“Stetson’s very flexible and allows you to get [your joint LL.M.] in as quick as a year or as long as five years [after graduating with your J.D.].”

What course did you find most challenging?

I took a class called Evidentiary Foundations and Objections [LAW 3450]: it was an advanced evidence class that had a component that required us students to be accountable for deadlines that mirror what practicing as a real attorney would be like. So we would have to dress up in suits, we’d have to file our motions by certain deadlines, and if they weren’t filed by a certain time the court wouldn’t hear the motion. We had to collaborate with opposing counsel, argue motions, argue evidence, and whatnot. It felt like the most realistic class in that you weren’t getting your experience out of a book it required you to do that preparation in advance and hold yourself accountable. As much as that was a favorite class of mine, I’d also say it was my most challenging as well. It was a big adjustment.

What made you choose the joint J.D./LL.M. at Stetson?

I decided during my second semester in 2L. I’d been on the trial team for a full year and I’d realized through my coaches and through my mentors how much I really value trial work. And when I learned that Stetson offered an advanced degree in advocacy I thought, what better way to hone in my skills as a trial lawyer than by continuing my education in advocacy and learning all the intricacies of the profession itself? And I felt as though I almost didn’t have enough time at Stetson just getting the J.D.: I would have kept going for as long as I could learning as much as I could from their advocacy courses. So the LL.M. was just the ideal situation where that’s exactly what I can do now, take classes to better my skills and ultimately try to be the best advocate that I can.

“My professor, Elizabeth Boals completely changed my idea of what it meant to learn something, and I saw the way she impacted not only me, but everybody in the class around me.”

What sort of professional opportunities do you expect will be opened for you by having your LL.M. in addition to your J.D.?

Well something I’d like to do down the road or at least have the opportunity to do eventually is teach at the law school level. I’ve heard many different professors explain the rigorous qualifications that it entails, but one of them is to be published: to write scholarly articles. And one of my degree requirements of the LL.M. is to write a paper with the ultimate goal of getting it published. So that’s one thing to help me along the road to eventually teach.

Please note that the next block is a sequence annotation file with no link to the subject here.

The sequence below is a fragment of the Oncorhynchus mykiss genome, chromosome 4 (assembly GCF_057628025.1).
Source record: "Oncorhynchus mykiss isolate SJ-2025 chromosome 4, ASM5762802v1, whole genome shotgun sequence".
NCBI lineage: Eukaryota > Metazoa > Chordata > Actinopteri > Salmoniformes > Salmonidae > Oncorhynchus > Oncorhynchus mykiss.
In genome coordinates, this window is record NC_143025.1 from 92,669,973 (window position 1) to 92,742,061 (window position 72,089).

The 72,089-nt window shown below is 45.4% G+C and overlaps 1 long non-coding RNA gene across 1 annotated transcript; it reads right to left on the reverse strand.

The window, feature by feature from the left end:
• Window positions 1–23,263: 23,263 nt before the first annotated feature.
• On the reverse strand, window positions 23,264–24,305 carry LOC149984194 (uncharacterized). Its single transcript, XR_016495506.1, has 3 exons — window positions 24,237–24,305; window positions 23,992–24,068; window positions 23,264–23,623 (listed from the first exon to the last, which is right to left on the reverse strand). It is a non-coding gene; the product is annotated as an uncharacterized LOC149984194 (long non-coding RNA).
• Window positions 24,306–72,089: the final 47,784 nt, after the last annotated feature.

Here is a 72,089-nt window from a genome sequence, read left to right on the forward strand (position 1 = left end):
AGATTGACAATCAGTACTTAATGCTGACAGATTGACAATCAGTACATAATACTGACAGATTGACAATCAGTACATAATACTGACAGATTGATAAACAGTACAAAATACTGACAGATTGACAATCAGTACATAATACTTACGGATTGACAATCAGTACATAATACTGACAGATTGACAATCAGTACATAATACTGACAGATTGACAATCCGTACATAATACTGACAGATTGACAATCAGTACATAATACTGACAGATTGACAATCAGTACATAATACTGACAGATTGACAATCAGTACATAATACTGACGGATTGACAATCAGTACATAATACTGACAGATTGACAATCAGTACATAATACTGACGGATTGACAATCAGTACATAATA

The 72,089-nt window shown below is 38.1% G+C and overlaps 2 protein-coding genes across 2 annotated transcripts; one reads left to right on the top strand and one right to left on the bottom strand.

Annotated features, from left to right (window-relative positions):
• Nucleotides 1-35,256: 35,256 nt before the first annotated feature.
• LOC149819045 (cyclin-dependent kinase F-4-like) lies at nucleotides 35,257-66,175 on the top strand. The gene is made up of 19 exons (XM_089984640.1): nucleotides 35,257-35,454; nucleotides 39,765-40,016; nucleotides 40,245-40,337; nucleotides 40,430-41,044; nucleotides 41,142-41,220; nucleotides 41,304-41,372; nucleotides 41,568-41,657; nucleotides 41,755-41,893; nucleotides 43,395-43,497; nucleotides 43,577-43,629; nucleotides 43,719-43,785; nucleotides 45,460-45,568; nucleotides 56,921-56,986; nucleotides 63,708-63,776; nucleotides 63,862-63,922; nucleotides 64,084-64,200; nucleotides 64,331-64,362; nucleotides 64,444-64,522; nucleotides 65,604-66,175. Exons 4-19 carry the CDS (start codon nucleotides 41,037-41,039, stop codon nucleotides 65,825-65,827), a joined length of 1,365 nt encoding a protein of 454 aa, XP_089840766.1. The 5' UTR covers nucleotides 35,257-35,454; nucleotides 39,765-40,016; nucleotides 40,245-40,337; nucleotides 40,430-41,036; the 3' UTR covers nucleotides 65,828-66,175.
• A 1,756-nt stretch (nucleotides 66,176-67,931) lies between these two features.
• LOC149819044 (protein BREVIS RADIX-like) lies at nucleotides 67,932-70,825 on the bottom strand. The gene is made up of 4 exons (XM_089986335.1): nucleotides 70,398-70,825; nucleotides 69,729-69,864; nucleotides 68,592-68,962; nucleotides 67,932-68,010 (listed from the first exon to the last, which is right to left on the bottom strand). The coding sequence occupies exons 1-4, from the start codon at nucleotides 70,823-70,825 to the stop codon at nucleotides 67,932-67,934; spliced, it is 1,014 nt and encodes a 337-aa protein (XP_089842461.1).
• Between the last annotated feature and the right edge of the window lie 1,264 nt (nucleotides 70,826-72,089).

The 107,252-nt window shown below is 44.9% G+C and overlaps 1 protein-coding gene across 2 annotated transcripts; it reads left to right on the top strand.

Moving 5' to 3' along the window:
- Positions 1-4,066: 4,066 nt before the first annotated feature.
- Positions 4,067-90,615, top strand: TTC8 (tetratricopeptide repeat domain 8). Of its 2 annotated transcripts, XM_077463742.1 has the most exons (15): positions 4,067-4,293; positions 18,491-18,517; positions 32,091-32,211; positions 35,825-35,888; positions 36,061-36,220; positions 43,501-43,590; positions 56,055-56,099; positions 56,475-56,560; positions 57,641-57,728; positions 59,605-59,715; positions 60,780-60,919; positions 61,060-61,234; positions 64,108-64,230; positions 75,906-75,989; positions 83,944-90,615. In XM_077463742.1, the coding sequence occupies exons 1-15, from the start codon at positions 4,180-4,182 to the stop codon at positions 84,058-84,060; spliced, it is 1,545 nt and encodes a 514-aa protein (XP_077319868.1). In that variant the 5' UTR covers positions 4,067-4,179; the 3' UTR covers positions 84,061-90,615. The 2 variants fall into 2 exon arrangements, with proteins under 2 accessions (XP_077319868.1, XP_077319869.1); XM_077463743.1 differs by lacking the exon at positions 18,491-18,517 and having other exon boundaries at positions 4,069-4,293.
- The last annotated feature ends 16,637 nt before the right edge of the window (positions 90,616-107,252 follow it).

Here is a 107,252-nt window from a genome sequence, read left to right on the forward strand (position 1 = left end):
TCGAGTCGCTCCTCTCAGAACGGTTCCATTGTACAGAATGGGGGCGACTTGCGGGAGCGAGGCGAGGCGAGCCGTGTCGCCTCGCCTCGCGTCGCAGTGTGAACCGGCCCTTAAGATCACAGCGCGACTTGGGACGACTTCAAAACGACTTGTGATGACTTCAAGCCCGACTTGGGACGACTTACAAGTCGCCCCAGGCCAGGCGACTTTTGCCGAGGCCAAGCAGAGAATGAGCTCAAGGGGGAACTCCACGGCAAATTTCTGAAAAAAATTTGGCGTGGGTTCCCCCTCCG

What got you thinking you’d like to teach?

My professor, Elizabeth Boals at Stetson Law. One hundred percent. She completely changed my idea of what it meant to learn something, and I saw the way she not only impacted me, but everybody in the class around me. I mean, there were over 80 people in our class, and I’d never seen so many people entranced by a subject. I found that extraordinary and I thought I’d love to have the opportunity to teach and have that same effect, to portray the law the way she did for me.

What extracurricular organizations on campus have meant the most to you?

Absolutely the trial team. Both while I was getting my J.D. and now currently.

Were there any particular externships or clinics that you participated in that you particularly valued?

I did a pro bono clinic at the public defender’s office for the Florida Sixth Judicial Circuit my 2L year. I had an opportunity there to work in the major case division with a couple of lawyers there who were incredible and basically had a hands-on experience learning what it looked like to be a public defender and work in that unit. It was a great experience.

What advice would you give to someone who’s starting law school?

Slow down. It goes by so incredibly fast. For us as law students, law school gets very difficult very quickly, and there’s an extreme amount of pressure associated with being there. But if you just slow down and take it in and realize why you’re there in that room, why you should stay there and what’s going to take you to the end to get out of there with the degree if you just slow down and remember that purpose it flies by, and you’ll end up at the finish line before you know it.

Topics: Spotlight